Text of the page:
Comparative View of Wealth Accumulation in America

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The era that marked the end of civil war and the beginning of the twentieth century in the united states of America was coupled with enormous economic and industrial developments that attracted diverse views and different arguments on what exactly acquisition of wealth implied on the social classes in the society. It was during this time that the Marxist and those who embraced his ideologies came out strongly to argue their position on what industrial revolution should imply in an economic world like America. In fact, there was a rapid rise in the gross national product of the United States between 1874 and 1883. This actually sparked remarkable consequences on the political, social and economic impacts. In fact, the social rejoinder to industrialization had extensive consequences on the American society. This led to the emergence of social reform movements to discourse on the needs of the industrialized society. Various theories were developed to rationalize the widening gap between the rich and the poor. Various reformers like Andrew Carnegie, Henry George and William Graham Sumner perceived the view on the obligation of the wealthy differently. This paper seeks to address on the different views held by these prominent people during this time of historical transformations.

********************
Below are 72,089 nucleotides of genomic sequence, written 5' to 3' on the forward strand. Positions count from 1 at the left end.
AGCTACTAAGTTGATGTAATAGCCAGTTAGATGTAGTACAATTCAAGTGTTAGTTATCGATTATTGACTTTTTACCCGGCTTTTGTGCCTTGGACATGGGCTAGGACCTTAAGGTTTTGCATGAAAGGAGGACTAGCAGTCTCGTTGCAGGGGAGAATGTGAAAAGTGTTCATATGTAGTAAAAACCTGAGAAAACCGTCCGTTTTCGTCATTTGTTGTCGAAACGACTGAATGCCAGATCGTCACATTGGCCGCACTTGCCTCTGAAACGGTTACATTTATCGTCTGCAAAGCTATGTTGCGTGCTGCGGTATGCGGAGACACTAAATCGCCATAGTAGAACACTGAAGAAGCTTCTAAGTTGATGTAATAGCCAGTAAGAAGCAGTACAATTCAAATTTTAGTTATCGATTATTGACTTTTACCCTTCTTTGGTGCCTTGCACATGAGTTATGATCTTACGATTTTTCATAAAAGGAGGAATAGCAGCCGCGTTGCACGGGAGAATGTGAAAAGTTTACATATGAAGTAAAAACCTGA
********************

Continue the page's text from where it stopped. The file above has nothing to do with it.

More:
The view on the wealthy in the society was different from one person to another and this actually led to publications and criticisms one after another. Actually the discovery of new economic opportunities made United States to be viewed as a land of economic glory and prosperity. This in turn attracted more people from different parts of the world. Ironically, some of the optimistic immigrants got overly involved relentless poverty and had to struggle for cont...

... middle of paper ... George Henry, like many other reformers of the time believed that efforts to create a balance in the society should not compromise or interfere with any individual or a particular class in the society (Johnson).
In a nutshell, it can be argued that in the event of serious economic developments, various people and groups held different views of what exactly a wealthy society should be. It is crystal clear that Andrew Carnegie and William Graham Sumner held same view on wealth accumulation whereas Henry George strongly advocated for policies that would enhance equality.

Works Cited

jlopez007. Andrew-Carnegie-Vs-Henry-George. September 2013. 31 January 2014 .
Johnson, Michael P. Reading the American Past. Bedford: St. Martins, 2012.
Sumner, William Graham. What Social Classes Owe to Each Other. New York: Harper & Brothers, 1883.

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